Plasma Modeling refers to solving equations of motion that describe the state of a plasma. It is generally coupled with Maxwell's Equations for electromagnetic fields or Poisson's Equation for electrostatic fields. There are several main types of plasma models: single particle, kinetic, fluid, hybrid kinetic/fluid, gyrokinetic and as system of many particles.
Single Particle Description
The single particle model describes the plasma as individual electrons and ions moving in imposed (rather than self-consistent) electric and magnetic fields. The motion of each particle is thus described by the Lorentz Force Law. In many cases of practical interest, this motion can be treated as the superposition of a relatively fast circular motion around a point called the guiding center and a relatively slow drift of this point.
The kinetic model is the most fundamental way to describe a plasma, resultantly producing a distribution function
where the independent variables and are position and velocity, respectively. A kinetic description is achieved by solving the Boltzmann equation or, when the correct description of long-range Coulomb interaction is necessary, by the Vlasov equation which contains self-consistent collective electromagnetic field, or by the Fokker-Planck equation, in which approximations have been used to derive manageable collision terms. The charges and currents produced by the distribution functions self-consistently determine the electromagnetic fields via Maxwell's equations.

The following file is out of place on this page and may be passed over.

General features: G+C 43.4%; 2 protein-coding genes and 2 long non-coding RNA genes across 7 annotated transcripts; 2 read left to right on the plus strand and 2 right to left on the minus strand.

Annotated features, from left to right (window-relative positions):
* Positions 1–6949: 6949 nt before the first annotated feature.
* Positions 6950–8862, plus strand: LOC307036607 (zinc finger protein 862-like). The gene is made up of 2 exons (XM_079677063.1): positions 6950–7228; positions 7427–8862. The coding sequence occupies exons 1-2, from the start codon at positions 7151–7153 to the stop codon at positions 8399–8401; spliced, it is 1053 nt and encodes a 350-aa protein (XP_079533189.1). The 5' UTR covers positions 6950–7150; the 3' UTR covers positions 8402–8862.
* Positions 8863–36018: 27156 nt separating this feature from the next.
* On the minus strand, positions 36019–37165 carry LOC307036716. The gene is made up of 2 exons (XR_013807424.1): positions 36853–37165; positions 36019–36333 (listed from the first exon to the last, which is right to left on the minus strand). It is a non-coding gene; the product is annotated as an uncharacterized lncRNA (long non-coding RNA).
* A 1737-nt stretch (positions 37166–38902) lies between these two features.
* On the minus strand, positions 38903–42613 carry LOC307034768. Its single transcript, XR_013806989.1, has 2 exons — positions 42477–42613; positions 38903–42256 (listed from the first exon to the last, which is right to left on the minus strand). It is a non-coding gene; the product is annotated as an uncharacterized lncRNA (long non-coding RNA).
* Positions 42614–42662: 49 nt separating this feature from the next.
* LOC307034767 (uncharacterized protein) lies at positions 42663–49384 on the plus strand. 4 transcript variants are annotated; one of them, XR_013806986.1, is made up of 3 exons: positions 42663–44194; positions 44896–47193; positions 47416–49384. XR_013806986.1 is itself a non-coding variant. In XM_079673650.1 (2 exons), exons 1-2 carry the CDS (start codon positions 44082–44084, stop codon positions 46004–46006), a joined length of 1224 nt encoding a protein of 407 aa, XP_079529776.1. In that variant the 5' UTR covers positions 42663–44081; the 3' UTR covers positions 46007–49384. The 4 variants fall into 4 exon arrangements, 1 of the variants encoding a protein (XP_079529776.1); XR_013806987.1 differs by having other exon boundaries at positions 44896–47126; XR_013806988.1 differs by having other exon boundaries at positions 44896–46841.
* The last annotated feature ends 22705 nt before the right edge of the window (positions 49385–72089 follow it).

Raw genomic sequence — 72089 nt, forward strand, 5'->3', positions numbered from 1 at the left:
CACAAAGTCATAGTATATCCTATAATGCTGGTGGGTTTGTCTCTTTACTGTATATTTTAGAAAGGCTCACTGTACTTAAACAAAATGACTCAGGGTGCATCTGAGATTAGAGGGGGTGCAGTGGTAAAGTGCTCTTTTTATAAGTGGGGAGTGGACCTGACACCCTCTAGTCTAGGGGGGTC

To reduce the complexities in the kinetic description, the fluid model describes the plasma based on macroscopic quantities (velocity moments of the distribution such as density, mean velocity, and mean energy). The equations for macroscopic quantities, called fluid equations, are obtained by taking velocity moments of the Boltzmann equation or the Vlasov equation. The fluid equations are not closed without the determination of transport coefficients such as mobility, diffusion coefficient, averaged collision frequencies, and so on. To determine the transport coefficients, the velocity distribution function must be assumed/chosen. But this assumption can lead to a failure of capturing some physics.
Hybrid Kinetic/Fluid Description
Although the kinetic model describes the physics accurately, it is more complex (and in the case of numerical simulations, more computationally intensive) than the fluid model. The hybrid model is a combination of fluid and kinetic models, treating some components of the system as a fluid, and others kinetically.
In the gyrokinetic model, which is appropriate to systems with a strong background magnetic field, the kinetic equations are averaged over the fast circular motion of the gyroradius. This model has been used extensively for simulation of tokamak plasma instabilities (for example, the GYRO and Gyrokinetic ElectroMagnetic codes), and more recently in astrophysical applications.
Commercial Plasma Physics Modeling Codes
- Francis F. Chen (2006). Introduction to Plasma Physics and Controlled Fusion (2nd ed.). Springer. ISBN 0-306-41332-9.
- Nicholas Krall & Alvin Trivelpiece (1986). Principles of Plasma Physics. San Francisco Press. ISBN 0-911302-58-1.
- Ledvina, S. A.; Y.-J. Ma; E. Kallio (2008). "Modeling and Simulating Flowing Plasmas and Related Phenomena". Space Science Reviews. 139. Bibcode:2008SSRv..139..143L. doi:10.1007/s11214-008-9384-6.